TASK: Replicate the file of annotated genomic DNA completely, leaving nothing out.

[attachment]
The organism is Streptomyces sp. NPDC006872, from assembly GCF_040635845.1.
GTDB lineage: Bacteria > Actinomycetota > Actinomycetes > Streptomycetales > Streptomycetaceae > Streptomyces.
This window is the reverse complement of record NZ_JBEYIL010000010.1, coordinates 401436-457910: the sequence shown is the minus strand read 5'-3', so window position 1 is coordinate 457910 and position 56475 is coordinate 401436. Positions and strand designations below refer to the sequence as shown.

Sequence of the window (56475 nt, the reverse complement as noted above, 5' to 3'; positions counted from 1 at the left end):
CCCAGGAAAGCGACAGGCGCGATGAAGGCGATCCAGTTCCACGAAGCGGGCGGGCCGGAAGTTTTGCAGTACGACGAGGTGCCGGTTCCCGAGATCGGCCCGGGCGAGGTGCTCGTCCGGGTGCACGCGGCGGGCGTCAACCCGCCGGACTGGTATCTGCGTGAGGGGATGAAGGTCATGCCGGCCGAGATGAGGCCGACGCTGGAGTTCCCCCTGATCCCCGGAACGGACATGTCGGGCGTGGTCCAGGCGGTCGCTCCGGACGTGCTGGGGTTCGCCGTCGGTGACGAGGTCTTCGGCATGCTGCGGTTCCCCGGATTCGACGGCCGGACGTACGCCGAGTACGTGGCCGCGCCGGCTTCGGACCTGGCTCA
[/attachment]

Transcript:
The organism is Streptomyces sp. NPDC006872, from assembly GCF_040635845.1.
GTDB lineage: Bacteria > Actinomycetota > Actinomycetes > Streptomycetales > Streptomycetaceae > Streptomyces.
This window is the reverse complement of record NZ_JBEYIL010000010.1, coordinates 401436-457910: the sequence shown is the minus strand read 5'-3', so window position 1 is coordinate 457910 and position 56475 is coordinate 401436. Positions and strand designations below refer to the sequence as shown.

Sequence of the window (56475 nt, the reverse complement as noted above, 5' to 3'; positions counted from 1 at the left end):
CCCAGGAAAGCGACAGGCGCGATGAAGGCGATCCAGTTCCACGAAGCGGGCGGGCCGGAAGTTTTGCAGTACGACGAGGTGCCGGTTCCCGAGATCGGCCCGGGCGAGGTGCTCGTCCGGGTGCACGCGGCGGGCGTCAACCCGCCGGACTGGTATCTGCGTGAGGGGATGAAGGTCATGCCGGCCGAGATGAGGCCGACGCTGGAGTTCCCCCTGATCCCCGGAACGGACATGTCGGGCGTGGTCCAGGCGGTCGCTCCGGACGTGCTGGGGTTCGCCGTCGGTGACGAGGTCTTCGGCATGCTGCGGTTCCCCGGATTCGACGGCCGGACGTACGCCGAGTACGTGGCCGCGCCGGCTTCGGACCTGGCTCA